The DEW, or Distant Early Warning, line cost about $7.5 billion to build in today’s money. When it was decommissioned between 1988 and 1993 and replaced with automated radar stations, Mr. Jeffrey said, pretty much everything was destroyed, although a few of the structures were retained. As a result, the only physical artifact his museum currently owns, aside from photos and documents, is a control panel for a diesel power generator from one station. (Dismantling and cleaning up the stations, which were built without consulting Indigenous people and with little regard for the environment, cost 575 million Canadian dollars.)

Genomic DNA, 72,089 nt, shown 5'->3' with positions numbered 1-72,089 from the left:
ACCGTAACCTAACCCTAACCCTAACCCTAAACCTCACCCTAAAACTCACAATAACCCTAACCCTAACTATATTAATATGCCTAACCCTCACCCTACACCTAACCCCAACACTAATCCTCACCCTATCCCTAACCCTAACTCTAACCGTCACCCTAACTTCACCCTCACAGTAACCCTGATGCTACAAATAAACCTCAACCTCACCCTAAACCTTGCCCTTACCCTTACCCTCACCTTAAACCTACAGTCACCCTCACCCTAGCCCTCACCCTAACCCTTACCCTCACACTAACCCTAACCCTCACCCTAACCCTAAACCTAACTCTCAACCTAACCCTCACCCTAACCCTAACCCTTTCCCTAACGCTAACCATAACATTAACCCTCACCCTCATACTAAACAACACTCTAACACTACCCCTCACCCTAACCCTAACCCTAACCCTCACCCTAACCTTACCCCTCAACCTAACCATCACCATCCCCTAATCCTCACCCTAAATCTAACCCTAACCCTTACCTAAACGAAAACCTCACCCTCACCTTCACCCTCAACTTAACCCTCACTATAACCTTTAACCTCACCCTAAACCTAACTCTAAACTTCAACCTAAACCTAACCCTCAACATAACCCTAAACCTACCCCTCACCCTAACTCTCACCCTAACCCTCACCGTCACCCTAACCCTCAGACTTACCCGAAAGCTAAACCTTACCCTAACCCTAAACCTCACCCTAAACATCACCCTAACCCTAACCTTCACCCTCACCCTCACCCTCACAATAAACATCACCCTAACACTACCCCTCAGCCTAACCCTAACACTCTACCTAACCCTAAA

The Alberta-based Canadian Civil Defence Museum is a third museum that preserves Cold War history. In 2018, it purchased the remaining radar dome and buildings of Canadian Forces Station Alsask, located in the community of the same name that straddles the border between Alberta and Saskatchewan.
Fred Armbruster, the executive director and founder of the Canadian Civil Defence Museum, told me from his home in Red Deer, Alberta, that his interest in Cold War commemoration grew out of stumbling across a small bunker while hiking in Edmonton several years ago.
Mr. Armbruster is passionate about how the Cold War changed Canada.
“The Cold War created the future,” he said. “If it wasn’t for the Cold War, we wouldn’t have the technology that we have today. We would be backstepped a decade or even more in technology because we wouldn’t have had anything to spur us on.”